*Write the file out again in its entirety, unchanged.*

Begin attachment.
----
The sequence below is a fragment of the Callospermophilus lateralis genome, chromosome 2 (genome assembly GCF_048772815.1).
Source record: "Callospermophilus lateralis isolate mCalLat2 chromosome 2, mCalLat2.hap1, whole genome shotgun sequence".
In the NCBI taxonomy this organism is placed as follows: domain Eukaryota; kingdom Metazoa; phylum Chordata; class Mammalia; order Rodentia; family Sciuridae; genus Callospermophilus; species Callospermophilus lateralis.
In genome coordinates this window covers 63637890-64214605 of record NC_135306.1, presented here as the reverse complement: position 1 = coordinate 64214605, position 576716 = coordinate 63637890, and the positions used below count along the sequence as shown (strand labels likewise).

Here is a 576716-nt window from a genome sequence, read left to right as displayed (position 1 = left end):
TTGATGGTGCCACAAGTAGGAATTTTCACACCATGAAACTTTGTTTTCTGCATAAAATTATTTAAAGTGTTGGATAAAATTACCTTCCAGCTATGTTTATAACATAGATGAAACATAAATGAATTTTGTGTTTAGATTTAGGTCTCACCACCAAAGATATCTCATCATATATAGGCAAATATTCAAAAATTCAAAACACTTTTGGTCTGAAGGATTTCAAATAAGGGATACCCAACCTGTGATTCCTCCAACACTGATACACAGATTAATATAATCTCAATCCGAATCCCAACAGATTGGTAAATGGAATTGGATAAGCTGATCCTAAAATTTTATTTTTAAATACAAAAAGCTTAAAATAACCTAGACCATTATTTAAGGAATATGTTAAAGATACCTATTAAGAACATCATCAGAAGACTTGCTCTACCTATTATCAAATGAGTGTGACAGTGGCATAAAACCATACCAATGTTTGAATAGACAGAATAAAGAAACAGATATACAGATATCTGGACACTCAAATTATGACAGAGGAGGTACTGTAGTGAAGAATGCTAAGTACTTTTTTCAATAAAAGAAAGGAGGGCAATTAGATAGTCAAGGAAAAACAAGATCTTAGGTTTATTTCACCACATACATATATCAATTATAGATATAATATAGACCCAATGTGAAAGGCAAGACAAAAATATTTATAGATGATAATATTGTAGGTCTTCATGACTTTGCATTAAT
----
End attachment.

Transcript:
The sequence below is a fragment of the Callospermophilus lateralis genome, chromosome 2 (genome assembly GCF_048772815.1).
Source record: "Callospermophilus lateralis isolate mCalLat2 chromosome 2, mCalLat2.hap1, whole genome shotgun sequence".
In the NCBI taxonomy this organism is placed as follows: domain Eukaryota; kingdom Metazoa; phylum Chordata; class Mammalia; order Rodentia; family Sciuridae; genus Callospermophilus; species Callospermophilus lateralis.
In genome coordinates this window covers 63637890-64214605 of record NC_135306.1, presented here as the reverse complement: position 1 = coordinate 64214605, position 576716 = coordinate 63637890, and the positions used below count along the sequence as shown (strand labels likewise).

Here is a 576716-nt window from a genome sequence, read left to right as displayed (position 1 = left end):
TTGATGGTGCCACAAGTAGGAATTTTCACACCATGAAACTTTGTTTTCTGCATAAAATTATTTAAAGTGTTGGATAAAATTACCTTCCAGCTATGTTTATAACATAGATGAAACATAAATGAATTTTGTGTTTAGATTTAGGTCTCACCACCAAAGATATCTCATCATATATAGGCAAATATTCAAAAATTCAAAACACTTTTGGTCTGAAGGATTTCAAATAAGGGATACCCAACCTGTGATTCCTCCAACACTGATACACAGATTAATATAATCTCAATCCGAATCCCAACAGATTGGTAAATGGAATTGGATAAGCTGATCCTAAAATTTTATTTTTAAATACAAAAAGCTTAAAATAACCTAGACCATTATTTAAGGAATATGTTAAAGATACCTATTAAGAACATCATCAGAAGACTTGCTCTACCTATTATCAAATGAGTGTGACAGTGGCATAAAACCATACCAATGTTTGAATAGACAGAATAAAGAAACAGATATACAGATATCTGGACACTCAAATTATGACAGAGGAGGTACTGTAGTGAAGAATGCTAAGTACTTTTTTCAATAAAAGAAAGGAGGGCAATTAGATAGTCAAGGAAAAACAAGATCTTAGGTTTATTTCACCACATACATATATCAATTATAGATATAATATAGACCCAATGTGAAAGGCAAGACAAAAATATTTATAGATGATAATATTGTAGGTCTTCATGACTTTGCATTAAT